How often should I water my garden turf?
Watering your lawn should be, in contradiction to what we believe, less often but more thorough. We often fall into the thought trap that more watering is good for our lawn and choose to water rather than heed by necessity.
How often you water your lawn will depend on several factors such as your soil type, grass type, how much is the grass exposed to sunlight and wind, does your lawn have enough nutrients in the soil helping it withstand harsher weather conditions? These factors determine whether your lawn requires watering a couple of times a week or even less.
The typical signs a garden is in need of more moisture levels are:
- Loss of colour with the lawn looking decidedly dull and possibly taking on a blue tinge
- Loss of its springiness with foot prints remaining in the lawn when walked upon.
If your turf has gone beyond the typical signs of needing water and has turned brown, it is best to leave. Your lawn, unlike your garden plants, will go into dormancy when moisture reaches very low levels but it will take up again once moisture content is available and the dry period has passed.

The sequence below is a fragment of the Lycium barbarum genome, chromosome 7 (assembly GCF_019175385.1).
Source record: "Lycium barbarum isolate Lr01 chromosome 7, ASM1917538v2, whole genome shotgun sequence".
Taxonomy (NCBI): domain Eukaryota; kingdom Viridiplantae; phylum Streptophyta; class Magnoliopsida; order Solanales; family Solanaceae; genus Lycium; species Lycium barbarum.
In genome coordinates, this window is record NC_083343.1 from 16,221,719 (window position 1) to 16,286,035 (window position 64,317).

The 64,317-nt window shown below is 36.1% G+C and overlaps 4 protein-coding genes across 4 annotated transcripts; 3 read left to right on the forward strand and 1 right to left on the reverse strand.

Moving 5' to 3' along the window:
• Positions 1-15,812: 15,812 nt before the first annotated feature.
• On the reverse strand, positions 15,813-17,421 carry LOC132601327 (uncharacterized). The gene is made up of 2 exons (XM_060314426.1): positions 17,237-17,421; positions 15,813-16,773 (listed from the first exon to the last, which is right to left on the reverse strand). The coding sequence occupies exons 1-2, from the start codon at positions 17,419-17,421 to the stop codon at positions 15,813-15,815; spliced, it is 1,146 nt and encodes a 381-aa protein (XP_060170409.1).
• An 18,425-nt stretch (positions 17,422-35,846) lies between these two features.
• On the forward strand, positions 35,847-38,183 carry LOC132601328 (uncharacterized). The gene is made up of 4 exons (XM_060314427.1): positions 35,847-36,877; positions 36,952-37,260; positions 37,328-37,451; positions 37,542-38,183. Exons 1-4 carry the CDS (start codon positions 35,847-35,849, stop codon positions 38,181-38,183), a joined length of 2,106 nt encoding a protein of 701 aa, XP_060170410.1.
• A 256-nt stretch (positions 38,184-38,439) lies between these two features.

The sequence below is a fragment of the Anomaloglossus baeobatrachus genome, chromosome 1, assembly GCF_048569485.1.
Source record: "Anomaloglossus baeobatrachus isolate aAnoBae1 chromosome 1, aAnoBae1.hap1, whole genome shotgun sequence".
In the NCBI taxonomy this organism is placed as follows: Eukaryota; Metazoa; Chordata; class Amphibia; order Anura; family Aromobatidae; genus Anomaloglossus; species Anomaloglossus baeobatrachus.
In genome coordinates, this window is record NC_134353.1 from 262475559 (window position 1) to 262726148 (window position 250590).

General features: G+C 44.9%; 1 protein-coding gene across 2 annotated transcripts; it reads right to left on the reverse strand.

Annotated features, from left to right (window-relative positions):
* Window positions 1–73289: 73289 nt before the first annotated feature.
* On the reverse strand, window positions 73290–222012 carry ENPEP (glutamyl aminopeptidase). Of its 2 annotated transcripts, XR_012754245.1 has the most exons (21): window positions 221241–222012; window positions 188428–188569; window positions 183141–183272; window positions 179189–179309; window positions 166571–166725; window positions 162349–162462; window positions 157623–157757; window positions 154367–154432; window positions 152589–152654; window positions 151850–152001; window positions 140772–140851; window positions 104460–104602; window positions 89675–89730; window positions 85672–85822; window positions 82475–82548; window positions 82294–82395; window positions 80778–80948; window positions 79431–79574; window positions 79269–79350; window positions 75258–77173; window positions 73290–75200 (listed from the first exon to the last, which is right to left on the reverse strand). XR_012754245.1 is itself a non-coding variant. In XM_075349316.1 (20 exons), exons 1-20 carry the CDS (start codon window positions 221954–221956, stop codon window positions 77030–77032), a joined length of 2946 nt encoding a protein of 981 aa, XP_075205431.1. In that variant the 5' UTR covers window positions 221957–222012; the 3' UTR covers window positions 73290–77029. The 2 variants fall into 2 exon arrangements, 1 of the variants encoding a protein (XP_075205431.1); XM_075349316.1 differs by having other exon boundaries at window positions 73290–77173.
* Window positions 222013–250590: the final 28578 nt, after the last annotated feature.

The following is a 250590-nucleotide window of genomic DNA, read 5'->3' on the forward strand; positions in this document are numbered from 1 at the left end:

On the opposite, is your lawn getting too much of a good thing? Signs that you are over watering your garden, which is just as harmful, if not worse, as under watering are:
- Wilting – A very common sign of over watering and easily rectifiable at this stage.
- Yellowing – often a yellow tinge to the grass is mistaken for under watering when it is a case of too much moisture to the roots.
- Rotting – Unfortunately when the roots rot the best action to take is to remove the affected area as rotten roots are untreatable. Evidence of root rot is a blackened area of lawn or signs of mildew in your grass.